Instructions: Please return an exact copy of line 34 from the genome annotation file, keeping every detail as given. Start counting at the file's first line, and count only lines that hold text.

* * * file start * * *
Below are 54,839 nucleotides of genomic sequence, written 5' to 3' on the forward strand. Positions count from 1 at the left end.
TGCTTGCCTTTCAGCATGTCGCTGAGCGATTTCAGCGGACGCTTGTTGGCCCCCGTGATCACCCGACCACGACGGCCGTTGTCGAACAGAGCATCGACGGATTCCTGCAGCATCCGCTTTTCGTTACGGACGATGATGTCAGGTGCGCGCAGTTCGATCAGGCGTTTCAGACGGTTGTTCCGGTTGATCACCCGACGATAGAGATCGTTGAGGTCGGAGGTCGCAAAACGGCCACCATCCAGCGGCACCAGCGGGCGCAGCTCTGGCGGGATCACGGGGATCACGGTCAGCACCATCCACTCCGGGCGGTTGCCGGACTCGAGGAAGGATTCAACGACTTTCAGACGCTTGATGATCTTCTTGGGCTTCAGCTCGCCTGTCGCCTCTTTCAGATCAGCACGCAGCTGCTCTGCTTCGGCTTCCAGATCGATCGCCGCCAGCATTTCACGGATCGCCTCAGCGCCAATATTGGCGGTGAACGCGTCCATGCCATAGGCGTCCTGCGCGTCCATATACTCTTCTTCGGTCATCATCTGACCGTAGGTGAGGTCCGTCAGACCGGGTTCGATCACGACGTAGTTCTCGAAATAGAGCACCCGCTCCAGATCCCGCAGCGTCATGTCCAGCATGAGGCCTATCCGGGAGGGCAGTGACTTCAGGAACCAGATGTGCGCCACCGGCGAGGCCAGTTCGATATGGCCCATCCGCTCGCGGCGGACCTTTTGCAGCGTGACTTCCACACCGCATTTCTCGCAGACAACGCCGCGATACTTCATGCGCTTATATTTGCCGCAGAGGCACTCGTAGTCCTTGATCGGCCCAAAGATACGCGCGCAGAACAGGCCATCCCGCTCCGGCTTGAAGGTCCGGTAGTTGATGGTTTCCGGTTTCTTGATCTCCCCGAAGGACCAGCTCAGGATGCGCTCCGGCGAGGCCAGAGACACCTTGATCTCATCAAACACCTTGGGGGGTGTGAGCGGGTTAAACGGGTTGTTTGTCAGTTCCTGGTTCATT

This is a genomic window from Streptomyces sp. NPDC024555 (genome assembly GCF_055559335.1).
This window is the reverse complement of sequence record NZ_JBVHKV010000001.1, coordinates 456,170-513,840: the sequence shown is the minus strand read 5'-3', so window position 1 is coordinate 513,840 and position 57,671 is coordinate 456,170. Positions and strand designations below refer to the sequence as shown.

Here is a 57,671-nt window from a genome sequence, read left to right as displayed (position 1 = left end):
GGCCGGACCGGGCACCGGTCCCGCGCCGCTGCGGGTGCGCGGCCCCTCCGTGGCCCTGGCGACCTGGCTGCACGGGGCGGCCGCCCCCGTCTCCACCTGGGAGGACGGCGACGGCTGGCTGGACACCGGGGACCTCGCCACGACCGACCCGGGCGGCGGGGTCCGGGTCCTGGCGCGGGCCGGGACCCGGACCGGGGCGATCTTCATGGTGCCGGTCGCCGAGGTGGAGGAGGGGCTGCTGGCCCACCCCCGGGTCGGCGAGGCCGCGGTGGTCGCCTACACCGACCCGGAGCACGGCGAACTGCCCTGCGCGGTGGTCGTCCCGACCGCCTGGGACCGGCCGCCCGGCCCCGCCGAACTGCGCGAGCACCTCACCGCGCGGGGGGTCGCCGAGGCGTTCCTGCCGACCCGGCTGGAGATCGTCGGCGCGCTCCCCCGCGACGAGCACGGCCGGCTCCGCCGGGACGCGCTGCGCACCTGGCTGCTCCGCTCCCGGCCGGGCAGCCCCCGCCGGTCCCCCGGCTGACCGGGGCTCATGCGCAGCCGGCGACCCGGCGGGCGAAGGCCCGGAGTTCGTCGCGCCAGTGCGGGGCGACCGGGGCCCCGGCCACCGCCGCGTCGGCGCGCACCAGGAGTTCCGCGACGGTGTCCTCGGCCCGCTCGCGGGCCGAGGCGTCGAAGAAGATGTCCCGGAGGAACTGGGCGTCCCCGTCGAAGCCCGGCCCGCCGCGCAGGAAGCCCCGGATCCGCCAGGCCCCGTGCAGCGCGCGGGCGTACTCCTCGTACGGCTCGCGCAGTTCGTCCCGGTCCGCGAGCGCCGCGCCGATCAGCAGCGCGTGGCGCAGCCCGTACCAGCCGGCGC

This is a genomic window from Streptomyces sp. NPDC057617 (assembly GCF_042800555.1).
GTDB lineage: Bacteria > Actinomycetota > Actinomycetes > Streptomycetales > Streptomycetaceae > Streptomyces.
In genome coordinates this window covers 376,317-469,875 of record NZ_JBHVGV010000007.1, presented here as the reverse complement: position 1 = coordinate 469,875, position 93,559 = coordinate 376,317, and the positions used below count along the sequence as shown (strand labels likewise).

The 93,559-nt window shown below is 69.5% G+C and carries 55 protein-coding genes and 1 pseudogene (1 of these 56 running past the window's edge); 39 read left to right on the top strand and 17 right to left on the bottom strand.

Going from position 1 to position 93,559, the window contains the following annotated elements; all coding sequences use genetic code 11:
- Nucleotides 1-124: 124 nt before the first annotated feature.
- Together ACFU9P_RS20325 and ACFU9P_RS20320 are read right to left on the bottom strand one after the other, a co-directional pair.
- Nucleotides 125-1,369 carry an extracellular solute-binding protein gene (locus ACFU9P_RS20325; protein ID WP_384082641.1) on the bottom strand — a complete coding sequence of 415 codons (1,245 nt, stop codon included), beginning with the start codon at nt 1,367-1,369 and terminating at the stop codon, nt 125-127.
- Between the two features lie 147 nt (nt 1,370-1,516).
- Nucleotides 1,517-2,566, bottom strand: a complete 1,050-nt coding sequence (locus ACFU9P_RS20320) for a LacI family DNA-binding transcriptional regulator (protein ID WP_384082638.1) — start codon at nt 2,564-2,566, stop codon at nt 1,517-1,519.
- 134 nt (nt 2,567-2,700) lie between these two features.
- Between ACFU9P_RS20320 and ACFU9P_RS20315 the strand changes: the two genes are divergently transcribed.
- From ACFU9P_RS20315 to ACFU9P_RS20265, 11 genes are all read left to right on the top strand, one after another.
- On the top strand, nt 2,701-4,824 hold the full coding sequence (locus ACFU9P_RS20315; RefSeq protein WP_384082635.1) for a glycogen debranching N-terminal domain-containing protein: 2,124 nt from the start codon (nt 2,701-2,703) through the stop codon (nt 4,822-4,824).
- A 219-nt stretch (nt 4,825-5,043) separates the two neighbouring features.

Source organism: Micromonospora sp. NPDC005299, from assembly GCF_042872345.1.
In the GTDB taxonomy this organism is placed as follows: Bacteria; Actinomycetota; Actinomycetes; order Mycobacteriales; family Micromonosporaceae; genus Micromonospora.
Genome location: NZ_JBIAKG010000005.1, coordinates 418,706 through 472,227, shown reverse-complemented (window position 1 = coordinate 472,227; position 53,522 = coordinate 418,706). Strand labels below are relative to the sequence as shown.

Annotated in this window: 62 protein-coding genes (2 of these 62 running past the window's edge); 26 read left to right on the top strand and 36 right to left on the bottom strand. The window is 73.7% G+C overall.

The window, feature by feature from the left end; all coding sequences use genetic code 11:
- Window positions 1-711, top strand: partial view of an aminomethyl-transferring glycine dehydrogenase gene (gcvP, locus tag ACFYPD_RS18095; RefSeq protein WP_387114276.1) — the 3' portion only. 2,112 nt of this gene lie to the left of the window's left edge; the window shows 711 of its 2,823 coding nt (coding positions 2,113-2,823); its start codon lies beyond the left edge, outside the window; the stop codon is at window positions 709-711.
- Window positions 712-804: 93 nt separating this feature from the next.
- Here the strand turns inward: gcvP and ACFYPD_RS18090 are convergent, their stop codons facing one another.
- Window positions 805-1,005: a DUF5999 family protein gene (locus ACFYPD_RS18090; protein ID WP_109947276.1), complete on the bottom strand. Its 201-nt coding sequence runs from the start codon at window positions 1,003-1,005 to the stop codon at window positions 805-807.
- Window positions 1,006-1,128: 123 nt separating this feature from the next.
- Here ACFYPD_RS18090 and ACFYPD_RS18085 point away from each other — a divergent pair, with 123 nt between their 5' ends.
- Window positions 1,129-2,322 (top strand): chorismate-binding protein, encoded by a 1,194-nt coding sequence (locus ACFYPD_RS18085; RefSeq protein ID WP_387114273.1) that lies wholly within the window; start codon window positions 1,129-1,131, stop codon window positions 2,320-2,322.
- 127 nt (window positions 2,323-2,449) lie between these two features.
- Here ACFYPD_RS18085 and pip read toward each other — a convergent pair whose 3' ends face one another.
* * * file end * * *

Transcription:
- 127 nt (window positions 2,323-2,449) lie between these two features.